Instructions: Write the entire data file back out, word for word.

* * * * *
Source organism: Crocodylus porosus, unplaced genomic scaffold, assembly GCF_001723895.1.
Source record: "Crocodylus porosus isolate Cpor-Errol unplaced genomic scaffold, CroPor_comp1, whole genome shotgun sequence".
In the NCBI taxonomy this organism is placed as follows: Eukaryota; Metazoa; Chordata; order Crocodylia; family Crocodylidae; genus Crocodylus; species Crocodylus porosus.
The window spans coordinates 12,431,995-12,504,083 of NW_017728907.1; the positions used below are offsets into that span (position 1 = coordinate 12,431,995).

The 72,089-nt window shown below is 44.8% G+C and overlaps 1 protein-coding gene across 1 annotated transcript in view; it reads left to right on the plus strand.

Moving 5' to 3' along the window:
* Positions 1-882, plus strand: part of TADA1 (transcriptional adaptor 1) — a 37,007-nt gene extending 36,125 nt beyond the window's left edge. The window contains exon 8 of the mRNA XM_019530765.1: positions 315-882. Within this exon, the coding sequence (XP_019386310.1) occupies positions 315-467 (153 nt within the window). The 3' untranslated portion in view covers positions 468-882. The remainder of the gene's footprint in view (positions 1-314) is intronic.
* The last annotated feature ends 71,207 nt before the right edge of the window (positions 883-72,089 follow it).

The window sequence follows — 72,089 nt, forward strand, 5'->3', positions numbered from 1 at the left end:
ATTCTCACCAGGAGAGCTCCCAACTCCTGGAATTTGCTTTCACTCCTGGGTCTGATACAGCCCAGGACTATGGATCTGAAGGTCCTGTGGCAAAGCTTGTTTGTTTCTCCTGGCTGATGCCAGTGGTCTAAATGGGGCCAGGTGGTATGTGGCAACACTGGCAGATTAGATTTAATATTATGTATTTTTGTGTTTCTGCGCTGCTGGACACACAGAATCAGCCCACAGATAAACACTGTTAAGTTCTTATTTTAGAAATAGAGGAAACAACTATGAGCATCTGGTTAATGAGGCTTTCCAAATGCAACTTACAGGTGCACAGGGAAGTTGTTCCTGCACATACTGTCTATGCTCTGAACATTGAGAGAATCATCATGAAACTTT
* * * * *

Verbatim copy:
Source organism: Crocodylus porosus, unplaced genomic scaffold, assembly GCF_001723895.1.
Source record: "Crocodylus porosus isolate Cpor-Errol unplaced genomic scaffold, CroPor_comp1, whole genome shotgun sequence".
In the NCBI taxonomy this organism is placed as follows: Eukaryota; Metazoa; Chordata; order Crocodylia; family Crocodylidae; genus Crocodylus; species Crocodylus porosus.
The window spans coordinates 12,431,995-12,504,083 of NW_017728907.1; the positions used below are offsets into that span (position 1 = coordinate 12,431,995).

The 72,089-nt window shown below is 44.8% G+C and overlaps 1 protein-coding gene across 1 annotated transcript in view; it reads left to right on the plus strand.

Moving 5' to 3' along the window:
* Positions 1-882, plus strand: part of TADA1 (transcriptional adaptor 1) — a 37,007-nt gene extending 36,125 nt beyond the window's left edge. The window contains exon 8 of the mRNA XM_019530765.1: positions 315-882. Within this exon, the coding sequence (XP_019386310.1) occupies positions 315-467 (153 nt within the window). The 3' untranslated portion in view covers positions 468-882. The remainder of the gene's footprint in view (positions 1-314) is intronic.
* The last annotated feature ends 71,207 nt before the right edge of the window (positions 883-72,089 follow it).

The window sequence follows — 72,089 nt, forward strand, 5'->3', positions numbered from 1 at the left end:
ATTCTCACCAGGAGAGCTCCCAACTCCTGGAATTTGCTTTCACTCCTGGGTCTGATACAGCCCAGGACTATGGATCTGAAGGTCCTGTGGCAAAGCTTGTTTGTTTCTCCTGGCTGATGCCAGTGGTCTAAATGGGGCCAGGTGGTATGTGGCAACACTGGCAGATTAGATTTAATATTATGTATTTTTGTGTTTCTGCGCTGCTGGACACACAGAATCAGCCCACAGATAAACACTGTTAAGTTCTTATTTTAGAAATAGAGGAAACAACTATGAGCATCTGGTTAATGAGGCTTTCCAAATGCAACTTACAGGTGCACAGGGAAGTTGTTCCTGCACATACTGTCTATGCTCTGAACATTGAGAGAATCATCATGAAACTTT